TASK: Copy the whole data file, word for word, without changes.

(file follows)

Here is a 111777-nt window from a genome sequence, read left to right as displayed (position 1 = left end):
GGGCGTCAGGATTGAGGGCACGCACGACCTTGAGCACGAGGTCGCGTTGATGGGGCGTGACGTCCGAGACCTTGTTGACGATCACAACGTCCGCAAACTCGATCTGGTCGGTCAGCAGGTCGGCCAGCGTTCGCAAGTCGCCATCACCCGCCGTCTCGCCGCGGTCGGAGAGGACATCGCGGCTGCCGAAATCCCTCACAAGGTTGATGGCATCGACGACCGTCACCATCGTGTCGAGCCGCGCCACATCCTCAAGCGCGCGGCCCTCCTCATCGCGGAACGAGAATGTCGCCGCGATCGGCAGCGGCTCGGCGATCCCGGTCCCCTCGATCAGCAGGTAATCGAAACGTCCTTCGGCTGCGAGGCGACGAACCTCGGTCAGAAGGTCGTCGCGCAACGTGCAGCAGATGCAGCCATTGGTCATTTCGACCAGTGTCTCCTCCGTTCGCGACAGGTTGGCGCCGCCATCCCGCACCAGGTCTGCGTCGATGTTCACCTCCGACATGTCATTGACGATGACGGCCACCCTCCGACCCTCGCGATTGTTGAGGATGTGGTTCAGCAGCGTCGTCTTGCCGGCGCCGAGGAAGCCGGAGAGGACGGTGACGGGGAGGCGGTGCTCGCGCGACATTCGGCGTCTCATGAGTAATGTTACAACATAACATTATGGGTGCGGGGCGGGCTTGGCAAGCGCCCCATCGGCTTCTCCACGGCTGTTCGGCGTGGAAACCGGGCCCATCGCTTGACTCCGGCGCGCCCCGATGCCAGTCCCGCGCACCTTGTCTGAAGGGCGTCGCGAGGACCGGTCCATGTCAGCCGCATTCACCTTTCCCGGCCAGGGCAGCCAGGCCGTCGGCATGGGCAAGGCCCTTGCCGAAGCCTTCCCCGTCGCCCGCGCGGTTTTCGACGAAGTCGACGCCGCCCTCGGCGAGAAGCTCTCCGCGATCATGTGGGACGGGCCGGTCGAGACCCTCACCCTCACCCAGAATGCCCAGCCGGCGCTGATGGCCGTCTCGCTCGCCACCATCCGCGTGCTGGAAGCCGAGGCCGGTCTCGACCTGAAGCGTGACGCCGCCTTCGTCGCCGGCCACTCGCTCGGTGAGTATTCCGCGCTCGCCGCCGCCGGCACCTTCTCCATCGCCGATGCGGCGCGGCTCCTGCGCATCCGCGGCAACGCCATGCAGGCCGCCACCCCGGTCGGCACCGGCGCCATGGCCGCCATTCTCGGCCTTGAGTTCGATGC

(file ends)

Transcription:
Here is a 111777-nt window from a genome sequence, read left to right as displayed (position 1 = left end):
GGGCGTCAGGATTGAGGGCACGCACGACCTTGAGCACGAGGTCGCGTTGATGGGGCGTGACGTCCGAGACCTTGTTGACGATCACAACGTCCGCAAACTCGATCTGGTCGGTCAGCAGGTCGGCCAGCGTTCGCAAGTCGCCATCACCCGCCGTCTCGCCGCGGTCGGAGAGGACATCGCGGCTGCCGAAATCCCTCACAAGGTTGATGGCATCGACGACCGTCACCATCGTGTCGAGCCGCGCCACATCCTCAAGCGCGCGGCCCTCCTCATCGCGGAACGAGAATGTCGCCGCGATCGGCAGCGGCTCGGCGATCCCGGTCCCCTCGATCAGCAGGTAATCGAAACGTCCTTCGGCTGCGAGGCGACGAACCTCGGTCAGAAGGTCGTCGCGCAACGTGCAGCAGATGCAGCCATTGGTCATTTCGACCAGTGTCTCCTCCGTTCGCGACAGGTTGGCGCCGCCATCCCGCACCAGGTCTGCGTCGATGTTCACCTCCGACATGTCATTGACGATGACGGCCACCCTCCGACCCTCGCGATTGTTGAGGATGTGGTTCAGCAGCGTCGTCTTGCCGGCGCCGAGGAAGCCGGAGAGGACGGTGACGGGGAGGCGGTGCTCGCGCGACATTCGGCGTCTCATGAGTAATGTTACAACATAACATTATGGGTGCGGGGCGGGCTTGGCAAGCGCCCCATCGGCTTCTCCACGGCTGTTCGGCGTGGAAACCGGGCCCATCGCTTGACTCCGGCGCGCCCCGATGCCAGTCCCGCGCACCTTGTCTGAAGGGCGTCGCGAGGACCGGTCCATGTCAGCCGCATTCACCTTTCCCGGCCAGGGCAGCCAGGCCGTCGGCATGGGCAAGGCCCTTGCCGAAGCCTTCCCCGTCGCCCGCGCGGTTTTCGACGAAGTCGACGCCGCCCTCGGCGAGAAGCTCTCCGCGATCATGTGGGACGGGCCGGTCGAGACCCTCACCCTCACCCAGAATGCCCAGCCGGCGCTGATGGCCGTCTCGCTCGCCACCATCCGCGTGCTGGAAGCCGAGGCCGGTCTCGACCTGAAGCGTGACGCCGCCTTCGTCGCCGGCCACTCGCTCGGTGAGTATTCCGCGCTCGCCGCCGCCGGCACCTTCTCCATCGCCGATGCGGCGCGGCTCCTGCGCATCCGCGGCAACGCCATGCAGGCCGCCACCCCGGTCGGCACCGGCGCCATGGCCGCCATTCTCGGCCTTGAGTTCGATGC